Without the NGOs, the number of drowned and missing people would be considerably higher. Currently more than 40 percent of refugees rescued at sea owe their lives to organisations such as Sea-Watch, Sea-Eye, MOAS (Migrant Offshore Aid Station), Jugend Rettet (Rescuing Youth), Save the Children, Doctors Without Borders, SOS Méditerranée, Proactiva Open Arms, etc.

“We are just in mid-July,” noted Timon Marszalek, the director of SOS Méditerranée Germany, “and we’ve saved as many people in the Mediterranean as we did last year. In view of the failure of the European Union, the intervention of civilian organisations like our own is indispensable to prevent the deaths of thousands of people.”

Marszalek pointed to one recent incident on July 11, in which a baby was born during a rescue operation. Mother and child were still connected by an umbilical cord when they were brought on board the Aquarius. This was the fifth birth at sea on this one rescue ship alone. “What would have happened if our team had not been there on time?” the SOS Méditerranée official asked. Such examples also show how desperate people must be to take to sea.

The “Code of Conduct” that NGOs are now being required to sign by the government of Paolo Gentiloni (Democratic Party) is a crude and deliberate attempt to sabotage rescue efforts. It establishes harsh guidelines and demands that refugees be transported directly to the Italian mainland instead of being transferred to larger ships belonging to the coast guard, merchant marine or navy. This forces the small NGO ships to undertake longer journeys and restricts their presence in the most dangerous waters where their work is most necessary.

Ruben Neugebauer of Sea-Watch told Deutschlandfunk (German radio): “What they want to achieve is obvious: they are trying to keep ships out of the danger zone because we undermine the concept of dying on Europe’s borders.”

NGOs are also forbidden to enter Libyan territorial waters, even if refugees’ lives are at stake. They must look on as people drown, without being able to intervene. NGOs must also accept Italian police accompanying their vessels to track down smugglers among the refugees. This can only lead to a worsening of relations between the rescue teams and refugees.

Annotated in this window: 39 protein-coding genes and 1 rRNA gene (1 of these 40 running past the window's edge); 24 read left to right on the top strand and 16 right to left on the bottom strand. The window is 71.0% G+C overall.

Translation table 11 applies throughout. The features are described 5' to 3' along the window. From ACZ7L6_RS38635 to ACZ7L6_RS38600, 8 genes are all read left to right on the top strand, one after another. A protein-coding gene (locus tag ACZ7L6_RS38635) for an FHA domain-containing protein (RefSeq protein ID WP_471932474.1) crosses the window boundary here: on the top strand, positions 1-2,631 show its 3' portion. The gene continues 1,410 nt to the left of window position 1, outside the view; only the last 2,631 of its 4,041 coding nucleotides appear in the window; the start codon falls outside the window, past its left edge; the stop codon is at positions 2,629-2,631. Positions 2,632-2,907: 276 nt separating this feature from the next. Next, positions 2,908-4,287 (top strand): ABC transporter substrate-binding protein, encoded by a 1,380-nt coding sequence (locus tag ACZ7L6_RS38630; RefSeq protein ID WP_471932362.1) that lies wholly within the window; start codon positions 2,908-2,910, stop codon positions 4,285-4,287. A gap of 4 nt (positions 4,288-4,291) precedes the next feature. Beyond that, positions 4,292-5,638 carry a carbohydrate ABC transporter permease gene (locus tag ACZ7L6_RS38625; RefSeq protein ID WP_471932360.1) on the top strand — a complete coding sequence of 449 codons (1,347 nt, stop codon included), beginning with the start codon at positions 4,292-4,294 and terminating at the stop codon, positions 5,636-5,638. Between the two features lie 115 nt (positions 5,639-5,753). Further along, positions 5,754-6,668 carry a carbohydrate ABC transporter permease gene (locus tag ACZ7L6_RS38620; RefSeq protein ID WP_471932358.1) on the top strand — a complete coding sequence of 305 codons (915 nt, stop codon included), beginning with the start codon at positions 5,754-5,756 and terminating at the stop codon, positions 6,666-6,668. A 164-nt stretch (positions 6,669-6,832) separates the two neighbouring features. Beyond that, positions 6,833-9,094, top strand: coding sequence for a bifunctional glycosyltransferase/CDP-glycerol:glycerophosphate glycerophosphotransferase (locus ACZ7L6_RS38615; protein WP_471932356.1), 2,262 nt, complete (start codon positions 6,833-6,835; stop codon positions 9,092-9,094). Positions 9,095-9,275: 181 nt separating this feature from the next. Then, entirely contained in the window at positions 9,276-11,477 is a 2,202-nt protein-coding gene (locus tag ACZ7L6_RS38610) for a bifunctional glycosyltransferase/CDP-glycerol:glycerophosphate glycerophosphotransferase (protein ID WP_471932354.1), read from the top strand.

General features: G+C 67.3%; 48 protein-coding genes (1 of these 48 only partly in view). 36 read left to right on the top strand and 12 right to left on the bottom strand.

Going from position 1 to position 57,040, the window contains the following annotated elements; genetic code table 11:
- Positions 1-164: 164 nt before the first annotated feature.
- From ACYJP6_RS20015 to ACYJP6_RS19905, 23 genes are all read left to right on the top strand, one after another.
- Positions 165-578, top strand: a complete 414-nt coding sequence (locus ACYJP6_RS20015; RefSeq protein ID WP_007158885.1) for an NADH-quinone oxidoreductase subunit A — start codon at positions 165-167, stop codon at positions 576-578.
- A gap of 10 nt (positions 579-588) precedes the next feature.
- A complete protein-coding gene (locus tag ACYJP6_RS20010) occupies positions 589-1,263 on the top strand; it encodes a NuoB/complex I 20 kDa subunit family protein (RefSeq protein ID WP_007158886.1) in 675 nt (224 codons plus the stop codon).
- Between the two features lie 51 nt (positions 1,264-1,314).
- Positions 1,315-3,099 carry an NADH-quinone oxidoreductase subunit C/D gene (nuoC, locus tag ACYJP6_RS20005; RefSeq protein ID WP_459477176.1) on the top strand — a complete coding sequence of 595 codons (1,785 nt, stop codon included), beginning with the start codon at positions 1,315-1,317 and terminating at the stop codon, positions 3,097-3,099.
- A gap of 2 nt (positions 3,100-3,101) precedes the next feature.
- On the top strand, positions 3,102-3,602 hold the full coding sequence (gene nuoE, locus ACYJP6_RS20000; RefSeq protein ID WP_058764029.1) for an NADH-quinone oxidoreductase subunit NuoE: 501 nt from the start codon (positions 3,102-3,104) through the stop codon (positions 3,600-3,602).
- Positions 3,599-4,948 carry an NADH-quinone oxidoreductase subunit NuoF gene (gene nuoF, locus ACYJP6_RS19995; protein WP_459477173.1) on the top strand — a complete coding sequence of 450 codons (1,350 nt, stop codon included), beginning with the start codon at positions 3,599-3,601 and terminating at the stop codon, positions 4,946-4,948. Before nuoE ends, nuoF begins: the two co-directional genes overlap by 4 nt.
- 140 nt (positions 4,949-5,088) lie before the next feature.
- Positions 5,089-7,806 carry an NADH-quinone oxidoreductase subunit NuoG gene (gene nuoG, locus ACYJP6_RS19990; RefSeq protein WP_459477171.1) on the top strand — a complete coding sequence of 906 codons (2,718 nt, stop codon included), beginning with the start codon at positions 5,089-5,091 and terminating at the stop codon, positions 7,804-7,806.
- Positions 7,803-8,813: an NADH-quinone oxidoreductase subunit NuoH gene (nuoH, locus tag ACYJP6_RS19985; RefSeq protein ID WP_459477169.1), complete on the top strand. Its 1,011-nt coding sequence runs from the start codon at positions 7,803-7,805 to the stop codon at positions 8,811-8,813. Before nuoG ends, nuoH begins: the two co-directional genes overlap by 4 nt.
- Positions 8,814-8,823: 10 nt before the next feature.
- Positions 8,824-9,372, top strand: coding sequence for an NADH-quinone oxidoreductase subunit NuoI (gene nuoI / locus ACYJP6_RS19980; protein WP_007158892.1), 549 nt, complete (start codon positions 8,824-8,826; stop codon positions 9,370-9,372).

The “Code of Conduct” is not merely the work of the Italian authorities. It was agreed upon at a meeting of EU ministers in Tallinn, Estonia in early July. At that meeting German Interior Minister Thomas de Maizière repeated his slanderous claim that NGOs were working with so-called people smugglers.

German newspapers have also run articles accusing NGOs of collaboration with smugglers. The Frankfurter Allgemeine Zeitung claimed, for example, that the rescue organisations were “involuntarily becoming an important element in the smugglers’ strategies.”

The Berliner Zeitung scandalously asserted that the NGOs’ role was not rescuing those in need at sea, but rather “assisting refugees and the transfer of emigrants.” The newspaper referred disapprovingly to Sea-Watch, based in Berlin. That organisation, which has not signed the “Code of Conduct,” rightly argues that there is already an International Law of the Sea, which obliges every boat owner to assist in sea rescue when necessary.

The Berliner Zeitung complains, however, that while it is “self-evident” that shipwrecked persons be saved, “this does not answer the question as to where to land those rescued. Sea-Watch 2 does not return the stranded to Libya, but brings them all to Europe.”

This slanderous article and the steps taken by the various EU interior ministers against the NGOs reveal there is a concerted campaign to drive private organisations out of the seas along the Libyan coast.

This campaign is bound up with unprecedented military deployment taking place in the Mediterranean off the North African coast. Taking part in the operation, which has been ongoing since June 2015 under the innocuous name of “Operation Sophia” (formerly known as Eunavfor [European Union Naval Force] Med), are the navies of Germany, Italy, Great Britain and other European countries.